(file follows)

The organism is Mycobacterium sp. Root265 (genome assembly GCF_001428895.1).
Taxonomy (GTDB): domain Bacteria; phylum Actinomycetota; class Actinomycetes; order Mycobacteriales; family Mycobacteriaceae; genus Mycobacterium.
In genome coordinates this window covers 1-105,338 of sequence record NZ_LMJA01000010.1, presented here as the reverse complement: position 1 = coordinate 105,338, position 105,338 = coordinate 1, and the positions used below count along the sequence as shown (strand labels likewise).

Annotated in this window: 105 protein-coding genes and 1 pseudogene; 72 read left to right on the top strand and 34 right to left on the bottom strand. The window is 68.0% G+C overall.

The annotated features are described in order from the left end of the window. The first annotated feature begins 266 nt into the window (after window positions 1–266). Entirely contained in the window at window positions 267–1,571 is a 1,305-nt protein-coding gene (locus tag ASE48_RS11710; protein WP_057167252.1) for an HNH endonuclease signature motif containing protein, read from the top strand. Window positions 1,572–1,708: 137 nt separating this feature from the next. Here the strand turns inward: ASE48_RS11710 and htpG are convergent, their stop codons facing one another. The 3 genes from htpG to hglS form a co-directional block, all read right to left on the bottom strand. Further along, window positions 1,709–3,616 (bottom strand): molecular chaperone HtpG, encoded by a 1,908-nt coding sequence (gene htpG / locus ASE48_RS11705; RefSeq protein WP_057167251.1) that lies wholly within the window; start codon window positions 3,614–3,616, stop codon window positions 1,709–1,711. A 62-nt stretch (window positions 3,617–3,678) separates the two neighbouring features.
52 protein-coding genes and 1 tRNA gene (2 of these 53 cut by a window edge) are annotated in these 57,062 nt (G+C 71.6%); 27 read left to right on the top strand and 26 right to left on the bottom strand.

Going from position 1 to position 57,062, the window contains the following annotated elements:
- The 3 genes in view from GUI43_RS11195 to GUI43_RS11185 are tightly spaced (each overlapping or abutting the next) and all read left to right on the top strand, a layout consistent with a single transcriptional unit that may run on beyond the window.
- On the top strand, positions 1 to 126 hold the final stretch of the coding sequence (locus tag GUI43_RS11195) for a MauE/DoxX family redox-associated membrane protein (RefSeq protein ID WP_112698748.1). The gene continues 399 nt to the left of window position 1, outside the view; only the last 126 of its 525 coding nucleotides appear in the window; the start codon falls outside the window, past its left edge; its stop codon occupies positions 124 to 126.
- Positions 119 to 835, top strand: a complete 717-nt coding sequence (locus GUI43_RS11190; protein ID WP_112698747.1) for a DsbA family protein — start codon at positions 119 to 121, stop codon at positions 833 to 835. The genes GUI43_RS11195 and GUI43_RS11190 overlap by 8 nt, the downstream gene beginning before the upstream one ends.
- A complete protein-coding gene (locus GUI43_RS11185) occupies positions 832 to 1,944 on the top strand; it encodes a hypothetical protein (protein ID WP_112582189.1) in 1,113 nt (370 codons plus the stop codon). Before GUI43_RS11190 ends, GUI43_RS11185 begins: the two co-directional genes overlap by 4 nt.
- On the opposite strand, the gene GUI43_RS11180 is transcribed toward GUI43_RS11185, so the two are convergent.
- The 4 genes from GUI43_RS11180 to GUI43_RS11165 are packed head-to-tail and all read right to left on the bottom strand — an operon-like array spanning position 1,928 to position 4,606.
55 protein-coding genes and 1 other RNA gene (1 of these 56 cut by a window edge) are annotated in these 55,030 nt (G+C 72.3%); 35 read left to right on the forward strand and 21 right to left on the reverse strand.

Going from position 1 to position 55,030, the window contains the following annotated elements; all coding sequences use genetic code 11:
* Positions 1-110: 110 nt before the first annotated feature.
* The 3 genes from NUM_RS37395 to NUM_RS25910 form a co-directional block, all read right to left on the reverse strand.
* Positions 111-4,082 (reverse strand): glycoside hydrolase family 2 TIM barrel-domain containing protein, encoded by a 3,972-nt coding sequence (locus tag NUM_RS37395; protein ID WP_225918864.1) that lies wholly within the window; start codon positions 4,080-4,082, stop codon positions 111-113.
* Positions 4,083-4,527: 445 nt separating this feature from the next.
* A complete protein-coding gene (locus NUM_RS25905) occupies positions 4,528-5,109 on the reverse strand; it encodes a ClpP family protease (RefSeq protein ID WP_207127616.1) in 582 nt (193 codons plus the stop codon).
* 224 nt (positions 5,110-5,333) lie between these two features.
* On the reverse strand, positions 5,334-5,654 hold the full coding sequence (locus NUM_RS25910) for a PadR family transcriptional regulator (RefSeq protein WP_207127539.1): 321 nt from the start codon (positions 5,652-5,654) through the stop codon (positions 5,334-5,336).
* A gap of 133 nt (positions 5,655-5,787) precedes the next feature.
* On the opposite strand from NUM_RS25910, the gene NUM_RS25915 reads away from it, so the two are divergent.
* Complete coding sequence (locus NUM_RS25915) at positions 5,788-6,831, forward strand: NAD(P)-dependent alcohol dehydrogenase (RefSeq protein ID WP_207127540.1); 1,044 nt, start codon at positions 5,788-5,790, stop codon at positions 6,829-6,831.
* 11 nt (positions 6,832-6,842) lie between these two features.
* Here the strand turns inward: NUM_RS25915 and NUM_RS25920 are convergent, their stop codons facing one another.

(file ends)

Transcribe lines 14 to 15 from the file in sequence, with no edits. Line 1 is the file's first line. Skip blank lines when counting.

55 protein-coding genes and 1 other RNA gene (1 of these 56 cut by a window edge) are annotated in these 55,030 nt (G+C 72.3%); 35 read left to right on the forward strand and 21 right to left on the reverse strand.

Going from position 1 to position 55,030, the window contains the following annotated elements; all coding sequences use genetic code 11: